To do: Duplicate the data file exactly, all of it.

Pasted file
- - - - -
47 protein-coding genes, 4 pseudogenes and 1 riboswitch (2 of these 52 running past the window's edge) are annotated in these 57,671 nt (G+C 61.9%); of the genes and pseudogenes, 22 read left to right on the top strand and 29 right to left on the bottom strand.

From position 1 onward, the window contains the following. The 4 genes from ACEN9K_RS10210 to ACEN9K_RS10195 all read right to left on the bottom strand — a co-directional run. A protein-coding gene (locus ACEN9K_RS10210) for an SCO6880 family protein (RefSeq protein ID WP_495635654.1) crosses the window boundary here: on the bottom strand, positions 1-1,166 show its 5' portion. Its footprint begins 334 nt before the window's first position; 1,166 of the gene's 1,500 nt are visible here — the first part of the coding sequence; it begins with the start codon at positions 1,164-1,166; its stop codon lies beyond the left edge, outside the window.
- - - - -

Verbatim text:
47 protein-coding genes, 4 pseudogenes and 1 riboswitch (2 of these 52 running past the window's edge) are annotated in these 57,671 nt (G+C 61.9%); of the genes and pseudogenes, 22 read left to right on the top strand and 29 right to left on the bottom strand.

From position 1 onward, the window contains the following. The 4 genes from ACEN9K_RS10210 to ACEN9K_RS10195 all read right to left on the bottom strand — a co-directional run. A protein-coding gene (locus ACEN9K_RS10210) for an SCO6880 family protein (RefSeq protein ID WP_495635654.1) crosses the window boundary here: on the bottom strand, positions 1-1,166 show its 5' portion. Its footprint begins 334 nt before the window's first position; 1,166 of the gene's 1,500 nt are visible here — the first part of the coding sequence; it begins with the start codon at positions 1,164-1,166; its stop codon lies beyond the left edge, outside the window.